Some TV commentators at George Zimmerman’s trial have found the prosecution’s case lacking. This case started the minute Zimmerman called 911 and spoke to the dispatcher. When he ignored the dispatcher’s advice not to follow Trayvon Martin, he was guilty of precipitating the murder.
That should have been the foundation of the prosecutor’s case. At first, when this did not happen, I believed that the law, itself, prevented the approach. But it is becoming apparent that the law did not. The prosecutor was either inexperienced, negligent or totally incompetent, by not making more of George Zimmerman’s conduct prior to the murder itself.
If he had done what the dispatcher had said, the murder would not have happened. If George Zimmerman is not accountable for his actions, then provoking another into aggressive action so you can “defend yourself” can become premeditated.
A not guilty verdict can set a dangerous precedent. George Zimmerman may go free because of a lack of insight on the part of the prosecutor. If he does go free, can this verdict be overturned because of improper representation for the victim?
Zimmerman guilty of something
This is not your typical stance from a black woman, but George Zimmerman will not be convicted of second-degree murder, and at this point I don’t think a jury should convict him of second-degree murder. I do, however, believe George Zimmerman profiled Trayvon Martin, and a fight ensued because of it. But is Zimmerman guilty of second-degree murder? Or is he guilty of second-degree racism?
If I were a member of the Zimmerman jury, I’d have reasonable doubt created by this unfortunate chain of events. None of the witnesses saw exactly what happened during the most important time frame: the beginning of the fight and the end.
Who started the fight and was deadly force necessary? Zimmerman may actually be guilty of second-degree murder and have killed Trayvon, but can the prosecution prove that he is? I cannot say for sure if he’s guilty of second-degree murder. However he is guilty of something. It could be he’s guilty of a lesser charge.
Palm Beach Gardens
Limit fireworks to July 4th only
It is a week after the July 4th holiday and people are still setting off fireworks. They have these especially loud ones that sound like a cannon going off.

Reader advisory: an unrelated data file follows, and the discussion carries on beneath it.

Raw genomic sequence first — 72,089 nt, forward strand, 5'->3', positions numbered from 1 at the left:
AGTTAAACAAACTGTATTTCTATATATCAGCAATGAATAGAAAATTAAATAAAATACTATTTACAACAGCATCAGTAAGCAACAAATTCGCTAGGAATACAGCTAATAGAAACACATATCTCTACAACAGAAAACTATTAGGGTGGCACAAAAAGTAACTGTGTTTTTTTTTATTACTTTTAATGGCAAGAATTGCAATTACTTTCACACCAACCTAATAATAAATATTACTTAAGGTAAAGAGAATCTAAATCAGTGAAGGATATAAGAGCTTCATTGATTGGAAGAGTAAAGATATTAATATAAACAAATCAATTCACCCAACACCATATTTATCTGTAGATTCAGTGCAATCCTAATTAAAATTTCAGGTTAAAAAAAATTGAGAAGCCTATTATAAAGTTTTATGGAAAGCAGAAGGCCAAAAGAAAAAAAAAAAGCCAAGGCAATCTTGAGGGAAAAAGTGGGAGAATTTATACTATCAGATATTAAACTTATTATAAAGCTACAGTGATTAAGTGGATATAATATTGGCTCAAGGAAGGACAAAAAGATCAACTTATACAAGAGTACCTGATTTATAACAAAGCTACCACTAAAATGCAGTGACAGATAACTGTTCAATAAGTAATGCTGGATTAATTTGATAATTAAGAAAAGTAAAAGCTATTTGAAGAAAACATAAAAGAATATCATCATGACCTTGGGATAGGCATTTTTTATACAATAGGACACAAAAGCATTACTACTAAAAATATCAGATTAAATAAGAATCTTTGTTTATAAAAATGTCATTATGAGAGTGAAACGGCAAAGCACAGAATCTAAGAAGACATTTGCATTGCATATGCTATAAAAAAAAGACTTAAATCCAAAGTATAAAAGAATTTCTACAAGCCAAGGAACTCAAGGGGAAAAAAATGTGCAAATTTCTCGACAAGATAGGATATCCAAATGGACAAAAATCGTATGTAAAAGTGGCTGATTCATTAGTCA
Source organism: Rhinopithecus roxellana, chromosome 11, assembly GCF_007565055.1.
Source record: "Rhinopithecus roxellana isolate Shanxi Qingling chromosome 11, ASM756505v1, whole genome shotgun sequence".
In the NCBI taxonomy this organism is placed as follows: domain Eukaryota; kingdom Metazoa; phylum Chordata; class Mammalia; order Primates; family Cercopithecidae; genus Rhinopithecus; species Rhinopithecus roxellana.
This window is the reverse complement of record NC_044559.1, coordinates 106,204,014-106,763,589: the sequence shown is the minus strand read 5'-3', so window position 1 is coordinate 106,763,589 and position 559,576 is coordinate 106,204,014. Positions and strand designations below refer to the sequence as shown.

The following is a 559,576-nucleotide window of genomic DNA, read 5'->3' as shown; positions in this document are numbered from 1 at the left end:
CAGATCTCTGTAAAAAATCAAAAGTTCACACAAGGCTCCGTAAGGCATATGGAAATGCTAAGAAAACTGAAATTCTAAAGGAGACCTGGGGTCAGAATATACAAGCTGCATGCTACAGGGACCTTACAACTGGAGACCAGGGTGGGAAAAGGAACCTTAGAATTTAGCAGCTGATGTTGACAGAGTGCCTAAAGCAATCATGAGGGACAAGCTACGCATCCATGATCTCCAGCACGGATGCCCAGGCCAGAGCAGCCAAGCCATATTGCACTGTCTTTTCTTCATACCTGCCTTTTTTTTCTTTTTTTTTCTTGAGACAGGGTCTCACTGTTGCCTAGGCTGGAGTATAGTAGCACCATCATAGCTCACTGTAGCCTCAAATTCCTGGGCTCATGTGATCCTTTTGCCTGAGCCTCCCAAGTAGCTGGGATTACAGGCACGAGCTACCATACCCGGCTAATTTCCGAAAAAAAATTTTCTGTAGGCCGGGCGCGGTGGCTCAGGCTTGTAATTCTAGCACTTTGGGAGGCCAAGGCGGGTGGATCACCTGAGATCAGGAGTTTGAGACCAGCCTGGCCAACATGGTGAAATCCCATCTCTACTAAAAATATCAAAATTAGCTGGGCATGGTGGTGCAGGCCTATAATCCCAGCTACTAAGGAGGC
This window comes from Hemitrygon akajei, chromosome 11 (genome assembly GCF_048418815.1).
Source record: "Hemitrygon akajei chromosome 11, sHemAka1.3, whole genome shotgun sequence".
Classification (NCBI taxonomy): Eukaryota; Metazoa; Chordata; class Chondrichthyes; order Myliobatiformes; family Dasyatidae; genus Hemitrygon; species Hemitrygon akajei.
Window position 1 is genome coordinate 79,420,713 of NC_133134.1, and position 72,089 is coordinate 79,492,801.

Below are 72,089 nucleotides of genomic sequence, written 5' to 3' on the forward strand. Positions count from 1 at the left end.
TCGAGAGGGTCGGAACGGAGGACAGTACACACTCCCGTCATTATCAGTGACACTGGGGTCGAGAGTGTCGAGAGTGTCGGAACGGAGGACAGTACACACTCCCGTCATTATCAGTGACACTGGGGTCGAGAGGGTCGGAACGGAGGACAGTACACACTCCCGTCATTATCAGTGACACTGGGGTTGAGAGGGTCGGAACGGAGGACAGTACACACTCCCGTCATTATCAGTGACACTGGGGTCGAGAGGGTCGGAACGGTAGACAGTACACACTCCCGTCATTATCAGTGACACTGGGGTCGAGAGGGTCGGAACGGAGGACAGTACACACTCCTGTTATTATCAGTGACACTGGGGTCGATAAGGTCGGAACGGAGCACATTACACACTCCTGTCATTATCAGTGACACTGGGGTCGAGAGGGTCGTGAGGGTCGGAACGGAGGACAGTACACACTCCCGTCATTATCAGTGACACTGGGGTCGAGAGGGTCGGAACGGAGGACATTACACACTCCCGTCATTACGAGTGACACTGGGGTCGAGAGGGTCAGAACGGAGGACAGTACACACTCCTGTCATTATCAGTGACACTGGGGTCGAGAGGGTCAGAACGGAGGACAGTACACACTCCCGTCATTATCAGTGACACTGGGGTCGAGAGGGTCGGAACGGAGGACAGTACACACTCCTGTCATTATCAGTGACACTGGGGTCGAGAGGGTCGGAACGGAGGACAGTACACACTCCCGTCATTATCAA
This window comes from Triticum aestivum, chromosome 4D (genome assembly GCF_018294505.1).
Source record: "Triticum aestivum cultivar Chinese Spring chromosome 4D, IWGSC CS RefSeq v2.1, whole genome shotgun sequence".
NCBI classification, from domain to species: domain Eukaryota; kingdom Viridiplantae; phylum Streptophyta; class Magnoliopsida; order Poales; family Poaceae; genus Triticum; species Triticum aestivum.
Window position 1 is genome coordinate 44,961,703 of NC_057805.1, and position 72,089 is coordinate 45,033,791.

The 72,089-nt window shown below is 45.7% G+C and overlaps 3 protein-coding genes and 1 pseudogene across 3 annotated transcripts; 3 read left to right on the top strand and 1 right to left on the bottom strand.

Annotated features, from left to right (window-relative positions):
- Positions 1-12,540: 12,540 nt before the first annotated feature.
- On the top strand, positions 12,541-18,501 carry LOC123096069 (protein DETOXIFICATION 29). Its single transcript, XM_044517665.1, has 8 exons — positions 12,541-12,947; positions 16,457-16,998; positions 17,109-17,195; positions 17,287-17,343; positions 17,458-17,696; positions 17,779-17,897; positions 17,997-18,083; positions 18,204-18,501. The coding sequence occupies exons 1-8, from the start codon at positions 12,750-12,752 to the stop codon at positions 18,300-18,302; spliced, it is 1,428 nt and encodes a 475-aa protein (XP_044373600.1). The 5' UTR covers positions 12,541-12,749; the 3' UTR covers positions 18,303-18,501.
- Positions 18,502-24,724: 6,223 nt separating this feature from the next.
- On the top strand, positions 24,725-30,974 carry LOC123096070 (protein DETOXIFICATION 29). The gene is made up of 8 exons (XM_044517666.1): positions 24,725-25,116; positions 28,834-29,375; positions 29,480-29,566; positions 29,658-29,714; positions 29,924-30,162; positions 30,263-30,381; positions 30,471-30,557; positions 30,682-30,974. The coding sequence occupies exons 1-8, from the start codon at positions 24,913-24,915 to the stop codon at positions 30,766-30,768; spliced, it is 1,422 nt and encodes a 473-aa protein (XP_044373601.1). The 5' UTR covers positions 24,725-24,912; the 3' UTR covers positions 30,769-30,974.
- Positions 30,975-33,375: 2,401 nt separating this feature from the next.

I live in an over-55 community where there are usually a number of sick people. Don’t these people have a right to some peace and quiet? One misguided person is allowed to disturb the peace of hundreds.
I propose that a law is passed allowing setting fireworks off on July 4th only, not two days before and a week after. It is called “disturbing the peace.” If a person has such patriotic fervor, why not read the Constitution or the Declaration of Independence instead?
BRUCE S. KERN
West Palm Beach
Politicians change when they benefit
Sen. Mark Kirk, R-Ill., was on CBS Sunday morning showing his recovery from a stroke. While he is still somewhat impaired, he has recovered enough do his job effectively. During the year he was off, he received the finest medical care at no cost and his full salary. He said he would have to “re-examine” Medicaid because the 11 therapy sessions it allows “regular people” would have prevented his recovery.
When asked about extending unemployment compensation to those unable to find work, he said he was still against it. Without the free care that is unavailable to most Americans, this celebrated now-hero would likely be in a vegetative state. It is simply astonishing that when politicians so opposed to anything government does have a personal experience that shows that maybe there is some good in government after all, their views change.
Witness Chris Christie after Hurricane Sandy or Sen. Rob Portman’s about-face on gay marriage when he learned of his gay son. Surely there is waste and inefficiency in government, but to condemn all that government does until some personal benefit emerges flays open the hypocrisy of the radical right for all the world to see.